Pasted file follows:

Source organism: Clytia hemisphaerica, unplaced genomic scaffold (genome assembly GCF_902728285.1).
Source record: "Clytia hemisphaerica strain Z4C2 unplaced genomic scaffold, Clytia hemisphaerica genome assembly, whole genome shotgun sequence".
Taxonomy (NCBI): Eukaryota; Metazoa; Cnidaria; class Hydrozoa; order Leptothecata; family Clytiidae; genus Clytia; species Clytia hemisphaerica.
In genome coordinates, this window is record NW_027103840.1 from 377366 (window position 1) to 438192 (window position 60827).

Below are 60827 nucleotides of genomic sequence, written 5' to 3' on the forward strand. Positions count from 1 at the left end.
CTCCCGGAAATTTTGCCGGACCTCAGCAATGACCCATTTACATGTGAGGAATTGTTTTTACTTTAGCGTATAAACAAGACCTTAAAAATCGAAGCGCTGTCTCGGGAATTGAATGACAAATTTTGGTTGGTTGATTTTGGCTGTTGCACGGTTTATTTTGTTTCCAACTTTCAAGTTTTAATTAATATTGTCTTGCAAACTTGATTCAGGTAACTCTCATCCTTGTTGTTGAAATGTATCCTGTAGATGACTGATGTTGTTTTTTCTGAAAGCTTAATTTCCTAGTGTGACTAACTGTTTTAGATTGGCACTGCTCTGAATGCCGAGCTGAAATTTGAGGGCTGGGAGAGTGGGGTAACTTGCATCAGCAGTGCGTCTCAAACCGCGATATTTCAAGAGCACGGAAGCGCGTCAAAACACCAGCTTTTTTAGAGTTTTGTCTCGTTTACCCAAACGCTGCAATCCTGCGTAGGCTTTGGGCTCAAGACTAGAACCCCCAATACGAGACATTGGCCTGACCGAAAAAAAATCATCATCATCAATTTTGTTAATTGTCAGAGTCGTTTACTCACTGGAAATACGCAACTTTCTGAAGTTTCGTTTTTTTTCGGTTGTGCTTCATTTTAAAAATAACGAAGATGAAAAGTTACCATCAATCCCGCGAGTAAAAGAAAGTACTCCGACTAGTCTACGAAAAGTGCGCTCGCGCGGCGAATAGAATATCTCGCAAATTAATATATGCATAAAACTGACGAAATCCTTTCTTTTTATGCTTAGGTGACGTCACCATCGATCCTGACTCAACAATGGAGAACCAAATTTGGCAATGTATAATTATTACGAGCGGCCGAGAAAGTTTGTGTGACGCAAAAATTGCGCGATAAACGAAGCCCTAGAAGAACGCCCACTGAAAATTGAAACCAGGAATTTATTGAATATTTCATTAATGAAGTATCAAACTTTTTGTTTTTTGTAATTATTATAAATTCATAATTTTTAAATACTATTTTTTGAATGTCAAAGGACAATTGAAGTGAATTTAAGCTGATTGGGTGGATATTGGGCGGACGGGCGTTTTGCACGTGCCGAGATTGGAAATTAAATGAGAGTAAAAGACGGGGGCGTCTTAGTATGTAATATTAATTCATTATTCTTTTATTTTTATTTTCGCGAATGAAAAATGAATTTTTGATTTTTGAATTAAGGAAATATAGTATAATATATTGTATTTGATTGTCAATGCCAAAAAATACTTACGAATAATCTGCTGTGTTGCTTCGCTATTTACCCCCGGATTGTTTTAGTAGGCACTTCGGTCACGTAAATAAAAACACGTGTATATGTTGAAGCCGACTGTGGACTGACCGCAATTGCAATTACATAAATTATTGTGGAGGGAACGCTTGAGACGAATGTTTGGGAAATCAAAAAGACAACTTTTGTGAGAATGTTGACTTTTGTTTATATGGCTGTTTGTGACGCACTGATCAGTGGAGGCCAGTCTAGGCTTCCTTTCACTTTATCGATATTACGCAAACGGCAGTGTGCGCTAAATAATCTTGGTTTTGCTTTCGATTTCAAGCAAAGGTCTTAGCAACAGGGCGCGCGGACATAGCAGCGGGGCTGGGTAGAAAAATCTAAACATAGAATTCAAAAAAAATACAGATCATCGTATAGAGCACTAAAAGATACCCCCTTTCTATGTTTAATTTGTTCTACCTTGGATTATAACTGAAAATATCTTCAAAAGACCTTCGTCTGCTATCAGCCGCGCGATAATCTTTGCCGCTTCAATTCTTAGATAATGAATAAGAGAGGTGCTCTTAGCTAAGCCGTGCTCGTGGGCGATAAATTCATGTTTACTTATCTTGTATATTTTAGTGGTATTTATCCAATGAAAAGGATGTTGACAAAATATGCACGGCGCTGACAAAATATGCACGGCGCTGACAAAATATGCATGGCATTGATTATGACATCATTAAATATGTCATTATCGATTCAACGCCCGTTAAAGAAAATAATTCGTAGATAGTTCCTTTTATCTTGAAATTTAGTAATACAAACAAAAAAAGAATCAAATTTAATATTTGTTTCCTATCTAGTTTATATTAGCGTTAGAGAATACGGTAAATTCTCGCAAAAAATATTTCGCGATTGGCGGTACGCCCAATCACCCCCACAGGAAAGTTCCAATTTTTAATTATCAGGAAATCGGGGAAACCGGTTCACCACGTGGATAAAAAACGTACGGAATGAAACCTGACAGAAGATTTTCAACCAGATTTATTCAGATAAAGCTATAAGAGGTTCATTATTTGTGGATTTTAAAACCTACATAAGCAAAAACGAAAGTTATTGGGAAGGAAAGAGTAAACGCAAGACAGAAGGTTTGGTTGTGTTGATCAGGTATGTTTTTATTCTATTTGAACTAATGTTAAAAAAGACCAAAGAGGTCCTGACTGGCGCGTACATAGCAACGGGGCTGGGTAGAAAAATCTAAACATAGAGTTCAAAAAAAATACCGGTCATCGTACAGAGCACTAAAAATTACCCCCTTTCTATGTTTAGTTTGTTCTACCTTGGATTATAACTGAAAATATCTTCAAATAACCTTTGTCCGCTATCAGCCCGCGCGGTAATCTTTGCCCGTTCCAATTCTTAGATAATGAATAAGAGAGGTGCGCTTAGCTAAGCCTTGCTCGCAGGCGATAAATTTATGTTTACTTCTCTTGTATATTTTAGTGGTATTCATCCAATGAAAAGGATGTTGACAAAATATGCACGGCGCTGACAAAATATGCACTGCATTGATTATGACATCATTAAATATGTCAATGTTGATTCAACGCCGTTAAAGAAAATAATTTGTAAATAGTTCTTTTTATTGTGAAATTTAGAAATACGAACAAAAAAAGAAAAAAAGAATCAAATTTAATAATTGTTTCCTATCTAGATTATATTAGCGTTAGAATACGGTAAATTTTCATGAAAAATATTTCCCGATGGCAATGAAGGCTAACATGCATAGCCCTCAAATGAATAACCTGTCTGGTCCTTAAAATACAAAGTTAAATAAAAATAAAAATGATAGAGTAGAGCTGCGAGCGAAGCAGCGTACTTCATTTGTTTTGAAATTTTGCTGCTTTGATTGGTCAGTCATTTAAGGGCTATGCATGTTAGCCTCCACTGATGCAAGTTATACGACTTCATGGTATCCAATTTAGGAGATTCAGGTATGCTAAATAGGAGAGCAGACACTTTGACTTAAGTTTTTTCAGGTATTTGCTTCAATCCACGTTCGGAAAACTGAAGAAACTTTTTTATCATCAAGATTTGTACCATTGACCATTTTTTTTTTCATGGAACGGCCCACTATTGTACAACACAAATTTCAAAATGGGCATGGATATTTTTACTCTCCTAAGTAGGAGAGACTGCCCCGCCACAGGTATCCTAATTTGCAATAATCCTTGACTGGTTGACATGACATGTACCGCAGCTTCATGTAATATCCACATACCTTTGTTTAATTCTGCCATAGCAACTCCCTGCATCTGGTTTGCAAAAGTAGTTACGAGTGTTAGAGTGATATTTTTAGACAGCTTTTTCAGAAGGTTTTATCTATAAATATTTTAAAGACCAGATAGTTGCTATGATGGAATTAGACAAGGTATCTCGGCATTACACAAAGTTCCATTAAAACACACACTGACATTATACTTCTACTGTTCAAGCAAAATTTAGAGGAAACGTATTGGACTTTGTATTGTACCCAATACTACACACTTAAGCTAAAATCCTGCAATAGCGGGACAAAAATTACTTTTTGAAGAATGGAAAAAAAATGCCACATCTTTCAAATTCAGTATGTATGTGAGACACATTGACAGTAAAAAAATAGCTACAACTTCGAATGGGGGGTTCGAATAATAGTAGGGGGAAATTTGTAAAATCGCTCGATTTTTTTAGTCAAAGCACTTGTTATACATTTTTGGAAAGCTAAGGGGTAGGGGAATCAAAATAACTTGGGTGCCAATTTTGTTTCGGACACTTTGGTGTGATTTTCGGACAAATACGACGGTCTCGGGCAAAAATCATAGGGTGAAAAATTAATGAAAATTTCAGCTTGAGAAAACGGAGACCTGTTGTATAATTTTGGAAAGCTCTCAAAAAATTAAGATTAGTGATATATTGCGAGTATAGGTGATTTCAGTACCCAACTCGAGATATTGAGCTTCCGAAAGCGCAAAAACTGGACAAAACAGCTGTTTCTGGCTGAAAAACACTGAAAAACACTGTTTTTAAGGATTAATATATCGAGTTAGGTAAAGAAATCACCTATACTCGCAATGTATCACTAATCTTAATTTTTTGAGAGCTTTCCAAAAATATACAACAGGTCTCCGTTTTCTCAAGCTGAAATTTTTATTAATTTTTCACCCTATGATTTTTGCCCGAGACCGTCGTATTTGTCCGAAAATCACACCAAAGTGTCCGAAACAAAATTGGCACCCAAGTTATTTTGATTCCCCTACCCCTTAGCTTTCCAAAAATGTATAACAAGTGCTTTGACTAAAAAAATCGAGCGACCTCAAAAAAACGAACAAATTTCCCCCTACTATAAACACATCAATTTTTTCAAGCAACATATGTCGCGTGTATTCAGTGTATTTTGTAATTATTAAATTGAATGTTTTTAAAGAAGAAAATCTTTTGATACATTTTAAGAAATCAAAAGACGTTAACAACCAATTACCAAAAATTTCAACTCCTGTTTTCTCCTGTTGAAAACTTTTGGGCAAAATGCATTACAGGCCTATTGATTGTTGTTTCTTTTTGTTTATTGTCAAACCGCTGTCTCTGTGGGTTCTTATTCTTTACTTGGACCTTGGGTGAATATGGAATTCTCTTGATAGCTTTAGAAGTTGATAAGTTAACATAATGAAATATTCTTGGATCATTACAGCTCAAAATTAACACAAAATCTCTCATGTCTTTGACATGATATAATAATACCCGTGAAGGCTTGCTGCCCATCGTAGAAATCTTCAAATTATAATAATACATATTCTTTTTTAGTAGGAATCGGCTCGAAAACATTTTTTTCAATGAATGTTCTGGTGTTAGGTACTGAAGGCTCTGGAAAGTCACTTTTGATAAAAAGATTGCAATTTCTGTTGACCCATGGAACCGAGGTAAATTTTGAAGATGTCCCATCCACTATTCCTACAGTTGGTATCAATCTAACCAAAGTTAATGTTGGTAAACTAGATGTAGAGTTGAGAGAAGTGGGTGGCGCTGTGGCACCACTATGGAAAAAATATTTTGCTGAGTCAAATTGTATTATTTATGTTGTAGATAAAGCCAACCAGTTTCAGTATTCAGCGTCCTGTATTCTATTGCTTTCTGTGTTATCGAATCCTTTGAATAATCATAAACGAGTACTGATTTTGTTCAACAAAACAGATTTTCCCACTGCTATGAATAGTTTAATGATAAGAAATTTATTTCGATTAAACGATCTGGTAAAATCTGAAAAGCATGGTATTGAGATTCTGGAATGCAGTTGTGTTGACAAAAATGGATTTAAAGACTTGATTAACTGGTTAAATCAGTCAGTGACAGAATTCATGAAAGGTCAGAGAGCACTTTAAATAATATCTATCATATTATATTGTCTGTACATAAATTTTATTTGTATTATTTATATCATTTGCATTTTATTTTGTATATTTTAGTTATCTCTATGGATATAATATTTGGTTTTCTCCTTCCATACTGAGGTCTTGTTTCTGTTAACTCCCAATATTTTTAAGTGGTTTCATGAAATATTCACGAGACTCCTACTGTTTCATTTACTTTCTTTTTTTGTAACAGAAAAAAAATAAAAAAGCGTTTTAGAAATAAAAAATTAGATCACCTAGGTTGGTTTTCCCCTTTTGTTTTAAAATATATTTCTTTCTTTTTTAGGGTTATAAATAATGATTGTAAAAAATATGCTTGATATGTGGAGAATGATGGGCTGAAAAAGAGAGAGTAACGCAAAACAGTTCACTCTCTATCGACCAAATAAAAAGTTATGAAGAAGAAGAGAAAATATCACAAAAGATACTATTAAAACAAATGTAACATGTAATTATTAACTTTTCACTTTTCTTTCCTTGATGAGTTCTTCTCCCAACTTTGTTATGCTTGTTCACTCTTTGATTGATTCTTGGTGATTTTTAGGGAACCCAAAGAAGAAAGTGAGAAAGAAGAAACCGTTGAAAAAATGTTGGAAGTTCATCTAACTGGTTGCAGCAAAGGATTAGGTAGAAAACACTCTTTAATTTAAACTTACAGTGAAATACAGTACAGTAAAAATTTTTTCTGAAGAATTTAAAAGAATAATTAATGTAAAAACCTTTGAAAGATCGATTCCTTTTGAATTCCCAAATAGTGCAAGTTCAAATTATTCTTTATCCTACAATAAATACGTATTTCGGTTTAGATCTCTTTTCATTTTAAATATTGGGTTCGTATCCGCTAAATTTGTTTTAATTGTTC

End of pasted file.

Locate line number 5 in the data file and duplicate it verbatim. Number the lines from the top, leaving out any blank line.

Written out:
Below are 60827 nucleotides of genomic sequence, written 5' to 3' on the forward strand. Positions count from 1 at the left end.